Project management starts with a detailed work plan that includes step-by-step processes designed to meet specific targeted goals during the project. Typically, project management involves defining the project, planning each step, project implementation, performance monitoring, and closing the project when delivered (termination).
Stages of Project Management
The following 5 steps outline the process of project management from planning to completion.
- Project Definition
- Project Planning
- Project Implementation
- Project Performance Monitoring
- Project Close (Termination)
When defining a project, the goal is to define the overall scope of the project including the initial project calendar which details start, close and a timeline of project tasks. Defining the project will identify budgets, the project participants (including the project manager), and state the project goal which is the specific end result – or target outcome.
Planning the Project
Project planning involves separating the plan into specific objectives (project tasks), specifying the time each task will require to complete and identifying the cost of each objective. When looking at costs some of the many resources to be considered include staff, support, budget, supplies and equipment, services and other considerations. The project manager pulls together preliminary cost estimates and assigns work tasks all while considering risk factors.
During this stage, staff and team members perform the work tasks as defined in the plan to meet project objectives on time. Dependiong on the size and scope of the project, an implementation manager may be hired or the project manager will move from a planning role to that of a project coordinator, to ensure the project remains on schedule and within budget.
A lot of decision-making happens during this stage of project management. Additionally, the project team is likely to encounter issues that often arise when new business systems are implemented.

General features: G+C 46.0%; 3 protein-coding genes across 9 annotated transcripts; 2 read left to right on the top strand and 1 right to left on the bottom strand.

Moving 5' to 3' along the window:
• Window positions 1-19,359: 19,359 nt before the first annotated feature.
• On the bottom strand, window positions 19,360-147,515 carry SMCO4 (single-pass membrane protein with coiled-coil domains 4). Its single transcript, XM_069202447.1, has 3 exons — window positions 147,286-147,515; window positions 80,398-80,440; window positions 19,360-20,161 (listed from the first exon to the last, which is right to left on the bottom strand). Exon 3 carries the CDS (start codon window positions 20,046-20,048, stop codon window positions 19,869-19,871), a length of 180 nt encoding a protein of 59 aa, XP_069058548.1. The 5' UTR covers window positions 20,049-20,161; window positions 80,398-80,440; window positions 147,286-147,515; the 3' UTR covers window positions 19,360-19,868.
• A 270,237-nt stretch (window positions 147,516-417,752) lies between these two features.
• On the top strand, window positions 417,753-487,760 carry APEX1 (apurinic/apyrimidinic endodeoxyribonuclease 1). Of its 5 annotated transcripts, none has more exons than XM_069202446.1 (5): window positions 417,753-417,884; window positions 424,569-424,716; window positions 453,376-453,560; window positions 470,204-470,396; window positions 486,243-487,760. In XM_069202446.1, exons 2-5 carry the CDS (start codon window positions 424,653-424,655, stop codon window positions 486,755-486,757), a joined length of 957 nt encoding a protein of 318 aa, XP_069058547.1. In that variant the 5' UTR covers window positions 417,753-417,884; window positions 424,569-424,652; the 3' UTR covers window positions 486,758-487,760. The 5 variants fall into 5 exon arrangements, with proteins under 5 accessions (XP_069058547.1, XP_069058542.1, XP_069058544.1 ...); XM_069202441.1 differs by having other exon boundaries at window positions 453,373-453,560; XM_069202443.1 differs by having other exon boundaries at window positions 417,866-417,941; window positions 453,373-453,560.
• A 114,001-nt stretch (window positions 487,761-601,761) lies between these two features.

Monitoring and tracking requires an ongoing assessment of all completed and in-progress project tasks. Project managers will monitor costs, timelines, and track individual project tasks and budgets. Monitoring also ensures that project goals are adjusted as needed and that any risk factors, including modifications are managed. During this period, change management procedures may need to be approved if any change to the project schedule or cost is anticipated.
Project termination – or close – is the final stage of project management. This includes training, communicating the completion of the project to stakeholders and preparing a final project report After project close, management will often use this downtime to communicate with the project team to share knowledge which can help improve future projects.
Tools for Complex Projects
Complex projects which require more staff, better coordination, larger budgets and so on can be difficult to manage without the use of project management software. These tools help managers to organize and automate some of the tasks associated with good project management planning.
According to Project-Management.com, project management software specifically helps project managers and teams complete client requirements and manage time, budget, and scope constraints.
Project Management Organizations
The Project Management Institute (PMI) is a leading and respected professional organization for project managers. Founded in 1969, PMI serves more than 2.9 million professionals. PMI offers several certifications including Project Management Professional (PMP) and Certified Associate in Project Management (CAPM).
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